“When I see a resume that mentions the candidate has been a student-athlete it absolutely helps tell the character of a person, but some of the acquired skills need to be spelled out. One thing that student-athletes have to deal with his time management. That is, balancing very strong and competing priorities – studying and passing classes while also knowing your playbook, working out, practicing, travelling and competing. I think that you have to demonstrate the skills you have acquired as a student-athlete to an employer, you can’t assume how they will interpret your intercollegiate athletics participation. Remember, it’s not just the fact you were an athlete, you have to spell out the skills your learned and how that experience helps make you a better candidate for employment.”
So basically this recruiter and I are 100% in lockstep. You have to sell your story, don’t assume someone in hiring just gets it.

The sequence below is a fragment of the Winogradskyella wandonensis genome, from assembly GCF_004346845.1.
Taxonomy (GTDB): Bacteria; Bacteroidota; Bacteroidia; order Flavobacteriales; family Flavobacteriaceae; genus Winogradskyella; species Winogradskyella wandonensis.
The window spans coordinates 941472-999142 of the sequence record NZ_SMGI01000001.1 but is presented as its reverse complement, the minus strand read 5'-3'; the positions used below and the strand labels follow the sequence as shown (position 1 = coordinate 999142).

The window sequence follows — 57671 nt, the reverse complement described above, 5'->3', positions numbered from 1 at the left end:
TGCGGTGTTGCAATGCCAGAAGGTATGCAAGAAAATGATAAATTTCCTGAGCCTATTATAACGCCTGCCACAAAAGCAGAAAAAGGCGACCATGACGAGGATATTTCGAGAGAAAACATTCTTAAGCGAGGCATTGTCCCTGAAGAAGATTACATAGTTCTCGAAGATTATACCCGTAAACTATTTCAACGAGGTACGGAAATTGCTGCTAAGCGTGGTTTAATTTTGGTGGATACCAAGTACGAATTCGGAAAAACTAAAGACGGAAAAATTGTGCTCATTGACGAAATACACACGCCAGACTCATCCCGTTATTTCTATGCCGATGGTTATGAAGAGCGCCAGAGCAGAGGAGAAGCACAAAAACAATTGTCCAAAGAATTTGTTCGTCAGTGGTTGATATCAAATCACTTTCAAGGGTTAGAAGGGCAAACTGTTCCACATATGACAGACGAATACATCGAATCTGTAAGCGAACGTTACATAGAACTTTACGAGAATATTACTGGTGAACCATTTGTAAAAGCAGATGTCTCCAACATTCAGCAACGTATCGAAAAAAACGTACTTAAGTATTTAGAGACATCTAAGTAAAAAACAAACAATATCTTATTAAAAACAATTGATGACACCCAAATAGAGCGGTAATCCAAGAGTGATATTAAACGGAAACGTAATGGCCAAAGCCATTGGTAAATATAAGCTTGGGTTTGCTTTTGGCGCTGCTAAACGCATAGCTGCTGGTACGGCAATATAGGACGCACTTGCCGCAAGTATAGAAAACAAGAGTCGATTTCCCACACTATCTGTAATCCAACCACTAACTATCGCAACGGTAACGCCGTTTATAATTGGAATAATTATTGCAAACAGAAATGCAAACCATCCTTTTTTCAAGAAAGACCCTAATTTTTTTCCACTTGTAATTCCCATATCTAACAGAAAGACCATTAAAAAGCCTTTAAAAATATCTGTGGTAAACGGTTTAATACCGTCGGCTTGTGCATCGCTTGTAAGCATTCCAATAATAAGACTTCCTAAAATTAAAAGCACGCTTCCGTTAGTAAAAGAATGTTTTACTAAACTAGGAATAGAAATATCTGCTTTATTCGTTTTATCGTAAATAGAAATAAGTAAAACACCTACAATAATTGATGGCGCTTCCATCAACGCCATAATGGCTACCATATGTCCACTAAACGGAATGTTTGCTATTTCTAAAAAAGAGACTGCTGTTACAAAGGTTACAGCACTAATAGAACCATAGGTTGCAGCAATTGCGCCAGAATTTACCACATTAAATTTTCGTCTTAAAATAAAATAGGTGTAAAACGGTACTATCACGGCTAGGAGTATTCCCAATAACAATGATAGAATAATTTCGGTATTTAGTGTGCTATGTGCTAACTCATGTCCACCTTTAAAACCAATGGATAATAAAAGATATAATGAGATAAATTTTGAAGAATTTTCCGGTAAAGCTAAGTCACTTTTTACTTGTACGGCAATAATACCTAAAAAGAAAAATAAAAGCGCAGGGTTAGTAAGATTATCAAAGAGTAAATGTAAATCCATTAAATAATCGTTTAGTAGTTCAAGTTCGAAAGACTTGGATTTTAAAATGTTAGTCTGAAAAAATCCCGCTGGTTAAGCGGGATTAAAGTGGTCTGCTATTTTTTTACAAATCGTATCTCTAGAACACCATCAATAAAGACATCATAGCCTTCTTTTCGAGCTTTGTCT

You need to sell the fact that as a student athlete you are open to feedback, and willing to do what is best for a team. That you are more motivated to find success. That you are adaptable to different styles and changing on the fly. That you take to coaching and can be molded for the right scenario. That you have seen how the business of sports operates first hand. That you know preparation leads to success.
Now all of those things sound great on a hallmark card, but they are real attributes you have acquired from being a student-athlete. Mesh that with your school work, and the way you learned from coaches and trainers and AD’s and you can be unstoppable.
One last note – the other reason you need to leverage your experience as a student athlete is because it helps explain why your resume might be a little light. When you were travelling, practicing, studying game tape, training and rehabbing – other aspiring sports business folk were doing internships and their resumes will show off what they learned.
You have to do the same – your internship was being part of the athletic department and learing the attributes we outlined above. Sell this in your cover letter, so that you don’t allow someone to scan your resume and think…feels a little light. Don’t give an employer the chance to discount you – sell your unique skills.
That should do it for you Trisha and any other student athlete out there…